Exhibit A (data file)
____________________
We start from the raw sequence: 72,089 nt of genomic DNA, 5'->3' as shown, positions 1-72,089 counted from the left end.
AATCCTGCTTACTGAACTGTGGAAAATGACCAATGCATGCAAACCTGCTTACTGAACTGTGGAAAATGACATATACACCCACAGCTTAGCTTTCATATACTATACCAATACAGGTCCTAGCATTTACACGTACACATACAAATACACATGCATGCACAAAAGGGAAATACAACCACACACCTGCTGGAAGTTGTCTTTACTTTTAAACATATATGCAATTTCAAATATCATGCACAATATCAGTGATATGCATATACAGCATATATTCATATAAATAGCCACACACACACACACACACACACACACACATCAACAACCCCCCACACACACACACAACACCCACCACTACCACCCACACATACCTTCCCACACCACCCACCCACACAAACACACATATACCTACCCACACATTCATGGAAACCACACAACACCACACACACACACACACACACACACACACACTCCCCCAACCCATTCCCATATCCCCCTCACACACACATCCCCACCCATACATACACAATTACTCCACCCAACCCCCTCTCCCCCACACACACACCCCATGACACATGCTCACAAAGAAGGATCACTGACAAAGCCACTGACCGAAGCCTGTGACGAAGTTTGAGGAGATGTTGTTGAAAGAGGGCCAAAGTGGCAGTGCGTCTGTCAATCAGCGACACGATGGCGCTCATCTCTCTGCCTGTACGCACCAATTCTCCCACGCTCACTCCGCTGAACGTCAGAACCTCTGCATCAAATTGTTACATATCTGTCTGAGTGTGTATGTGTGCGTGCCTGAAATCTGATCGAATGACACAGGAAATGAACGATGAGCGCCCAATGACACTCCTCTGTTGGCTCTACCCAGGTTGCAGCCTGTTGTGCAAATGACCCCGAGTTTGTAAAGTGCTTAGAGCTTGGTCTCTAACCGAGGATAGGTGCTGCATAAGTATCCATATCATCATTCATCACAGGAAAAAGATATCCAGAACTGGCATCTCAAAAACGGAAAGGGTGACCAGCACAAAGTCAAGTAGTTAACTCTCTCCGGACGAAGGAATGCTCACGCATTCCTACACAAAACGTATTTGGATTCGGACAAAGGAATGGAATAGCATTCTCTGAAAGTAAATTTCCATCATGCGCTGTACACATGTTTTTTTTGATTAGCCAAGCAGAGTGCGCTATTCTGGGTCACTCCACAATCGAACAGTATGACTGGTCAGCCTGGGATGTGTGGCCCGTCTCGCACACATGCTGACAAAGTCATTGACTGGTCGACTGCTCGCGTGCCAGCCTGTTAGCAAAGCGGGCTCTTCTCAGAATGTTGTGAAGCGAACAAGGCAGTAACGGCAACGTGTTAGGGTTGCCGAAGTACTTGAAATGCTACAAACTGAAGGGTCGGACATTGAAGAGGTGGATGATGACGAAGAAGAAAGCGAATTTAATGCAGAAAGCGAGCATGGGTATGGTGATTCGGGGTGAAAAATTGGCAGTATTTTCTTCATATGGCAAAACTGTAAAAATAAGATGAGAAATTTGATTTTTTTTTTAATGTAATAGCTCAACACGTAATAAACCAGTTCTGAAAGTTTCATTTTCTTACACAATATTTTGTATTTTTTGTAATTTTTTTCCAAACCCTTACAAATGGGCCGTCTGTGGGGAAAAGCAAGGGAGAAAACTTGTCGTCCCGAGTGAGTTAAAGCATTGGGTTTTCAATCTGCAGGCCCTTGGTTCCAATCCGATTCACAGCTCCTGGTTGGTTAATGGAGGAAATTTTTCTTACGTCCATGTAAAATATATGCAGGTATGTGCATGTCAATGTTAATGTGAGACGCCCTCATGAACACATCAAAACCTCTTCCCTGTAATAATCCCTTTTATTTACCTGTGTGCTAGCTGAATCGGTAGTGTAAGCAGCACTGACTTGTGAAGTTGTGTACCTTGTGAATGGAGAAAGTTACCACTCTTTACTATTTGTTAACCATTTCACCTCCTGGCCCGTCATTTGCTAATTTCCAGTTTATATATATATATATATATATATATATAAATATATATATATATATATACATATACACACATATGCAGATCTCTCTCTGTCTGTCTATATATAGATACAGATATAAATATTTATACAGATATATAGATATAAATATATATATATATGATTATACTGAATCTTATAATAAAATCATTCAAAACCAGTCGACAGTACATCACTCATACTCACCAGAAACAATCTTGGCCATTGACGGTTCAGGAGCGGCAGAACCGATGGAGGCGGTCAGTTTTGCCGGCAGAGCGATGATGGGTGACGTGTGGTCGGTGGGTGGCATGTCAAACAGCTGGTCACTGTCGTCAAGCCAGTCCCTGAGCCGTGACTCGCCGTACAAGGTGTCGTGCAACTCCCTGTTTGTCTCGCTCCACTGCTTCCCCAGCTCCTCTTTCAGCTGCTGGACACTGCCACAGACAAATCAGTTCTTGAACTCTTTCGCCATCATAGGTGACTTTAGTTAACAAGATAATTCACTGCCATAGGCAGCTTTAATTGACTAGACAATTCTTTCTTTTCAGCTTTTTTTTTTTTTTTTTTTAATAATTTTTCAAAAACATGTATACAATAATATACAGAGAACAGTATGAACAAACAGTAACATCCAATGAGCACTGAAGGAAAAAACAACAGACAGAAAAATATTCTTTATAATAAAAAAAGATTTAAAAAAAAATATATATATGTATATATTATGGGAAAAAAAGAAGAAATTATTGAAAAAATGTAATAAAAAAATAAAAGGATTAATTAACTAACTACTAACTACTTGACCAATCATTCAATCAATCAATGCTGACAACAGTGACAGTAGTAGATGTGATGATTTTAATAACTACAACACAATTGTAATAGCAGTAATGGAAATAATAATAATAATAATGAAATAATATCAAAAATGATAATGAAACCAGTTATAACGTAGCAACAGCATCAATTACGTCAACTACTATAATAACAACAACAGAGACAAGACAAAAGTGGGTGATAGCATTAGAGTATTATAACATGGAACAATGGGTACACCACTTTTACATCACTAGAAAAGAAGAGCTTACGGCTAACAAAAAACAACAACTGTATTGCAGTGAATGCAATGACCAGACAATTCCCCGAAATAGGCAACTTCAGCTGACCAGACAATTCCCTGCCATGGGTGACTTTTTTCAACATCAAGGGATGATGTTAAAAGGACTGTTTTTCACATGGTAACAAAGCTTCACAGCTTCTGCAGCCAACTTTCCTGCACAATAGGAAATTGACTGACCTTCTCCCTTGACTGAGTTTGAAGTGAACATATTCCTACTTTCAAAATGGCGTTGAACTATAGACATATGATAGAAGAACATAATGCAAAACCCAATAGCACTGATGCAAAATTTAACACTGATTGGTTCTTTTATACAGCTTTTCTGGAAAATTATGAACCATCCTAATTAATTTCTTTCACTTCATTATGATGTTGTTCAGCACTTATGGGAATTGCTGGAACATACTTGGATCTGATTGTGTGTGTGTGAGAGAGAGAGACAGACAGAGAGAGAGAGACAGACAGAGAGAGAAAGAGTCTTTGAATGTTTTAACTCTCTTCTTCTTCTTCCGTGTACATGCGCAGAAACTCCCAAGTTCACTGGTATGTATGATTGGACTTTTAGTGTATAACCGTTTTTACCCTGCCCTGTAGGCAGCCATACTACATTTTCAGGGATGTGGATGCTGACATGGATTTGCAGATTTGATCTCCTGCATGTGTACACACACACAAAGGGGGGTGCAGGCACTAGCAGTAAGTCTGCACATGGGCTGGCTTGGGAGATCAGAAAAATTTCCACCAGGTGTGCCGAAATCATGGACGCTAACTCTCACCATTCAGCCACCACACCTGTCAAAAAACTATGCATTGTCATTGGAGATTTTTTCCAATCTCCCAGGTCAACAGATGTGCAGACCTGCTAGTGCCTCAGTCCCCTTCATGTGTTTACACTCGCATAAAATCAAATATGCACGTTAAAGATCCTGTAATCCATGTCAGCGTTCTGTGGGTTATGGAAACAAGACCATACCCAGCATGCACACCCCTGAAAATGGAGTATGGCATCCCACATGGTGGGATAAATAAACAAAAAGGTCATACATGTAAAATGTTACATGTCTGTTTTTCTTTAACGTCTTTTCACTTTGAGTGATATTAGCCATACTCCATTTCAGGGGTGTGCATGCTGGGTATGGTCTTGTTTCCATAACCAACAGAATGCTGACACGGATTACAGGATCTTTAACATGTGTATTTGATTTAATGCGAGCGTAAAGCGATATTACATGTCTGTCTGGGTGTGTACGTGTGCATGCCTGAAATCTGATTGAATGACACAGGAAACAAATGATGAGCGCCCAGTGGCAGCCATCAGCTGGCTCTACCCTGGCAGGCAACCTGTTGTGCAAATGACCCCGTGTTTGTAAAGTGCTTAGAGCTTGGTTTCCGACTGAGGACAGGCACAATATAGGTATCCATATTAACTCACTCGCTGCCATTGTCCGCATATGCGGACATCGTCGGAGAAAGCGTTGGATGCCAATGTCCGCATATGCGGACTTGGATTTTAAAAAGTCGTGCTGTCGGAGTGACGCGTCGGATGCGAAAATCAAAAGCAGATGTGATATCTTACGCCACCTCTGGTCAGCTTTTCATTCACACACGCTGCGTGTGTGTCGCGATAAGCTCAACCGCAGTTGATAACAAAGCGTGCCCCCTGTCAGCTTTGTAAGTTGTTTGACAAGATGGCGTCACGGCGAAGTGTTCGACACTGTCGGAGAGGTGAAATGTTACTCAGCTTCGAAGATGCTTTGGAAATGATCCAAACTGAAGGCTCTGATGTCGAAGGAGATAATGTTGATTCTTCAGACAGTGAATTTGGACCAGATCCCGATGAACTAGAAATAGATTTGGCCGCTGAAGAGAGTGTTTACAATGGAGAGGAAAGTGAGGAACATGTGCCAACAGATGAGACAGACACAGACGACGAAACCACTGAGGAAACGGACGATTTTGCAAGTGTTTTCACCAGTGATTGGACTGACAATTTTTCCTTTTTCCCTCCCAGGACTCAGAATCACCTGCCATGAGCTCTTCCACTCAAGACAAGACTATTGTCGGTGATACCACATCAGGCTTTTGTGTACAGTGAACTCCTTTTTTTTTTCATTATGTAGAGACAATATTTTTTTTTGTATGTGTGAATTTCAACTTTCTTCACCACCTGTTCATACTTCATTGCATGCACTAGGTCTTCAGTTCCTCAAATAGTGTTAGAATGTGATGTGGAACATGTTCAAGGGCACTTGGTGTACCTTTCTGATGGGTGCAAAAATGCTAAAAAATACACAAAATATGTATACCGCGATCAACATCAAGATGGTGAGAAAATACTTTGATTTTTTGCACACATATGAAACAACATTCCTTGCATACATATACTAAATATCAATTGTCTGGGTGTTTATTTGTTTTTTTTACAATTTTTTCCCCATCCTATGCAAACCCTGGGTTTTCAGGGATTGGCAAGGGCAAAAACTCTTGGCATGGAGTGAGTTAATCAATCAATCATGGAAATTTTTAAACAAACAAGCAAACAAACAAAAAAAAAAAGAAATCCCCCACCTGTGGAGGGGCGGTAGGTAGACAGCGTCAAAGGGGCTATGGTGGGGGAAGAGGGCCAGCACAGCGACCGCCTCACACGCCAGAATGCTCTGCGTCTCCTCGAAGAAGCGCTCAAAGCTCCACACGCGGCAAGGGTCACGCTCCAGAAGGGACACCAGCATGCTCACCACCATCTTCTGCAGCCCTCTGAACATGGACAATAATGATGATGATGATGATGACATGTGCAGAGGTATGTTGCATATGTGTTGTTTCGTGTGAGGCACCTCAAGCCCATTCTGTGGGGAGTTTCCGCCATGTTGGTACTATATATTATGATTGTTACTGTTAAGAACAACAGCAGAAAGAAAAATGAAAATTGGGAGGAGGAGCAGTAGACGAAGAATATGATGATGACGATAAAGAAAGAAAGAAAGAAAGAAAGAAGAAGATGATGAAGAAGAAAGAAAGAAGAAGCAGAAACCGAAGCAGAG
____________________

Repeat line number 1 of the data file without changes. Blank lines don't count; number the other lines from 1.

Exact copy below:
We start from the raw sequence: 72,089 nt of genomic DNA, 5'->3' as shown, positions 1-72,089 counted from the left end.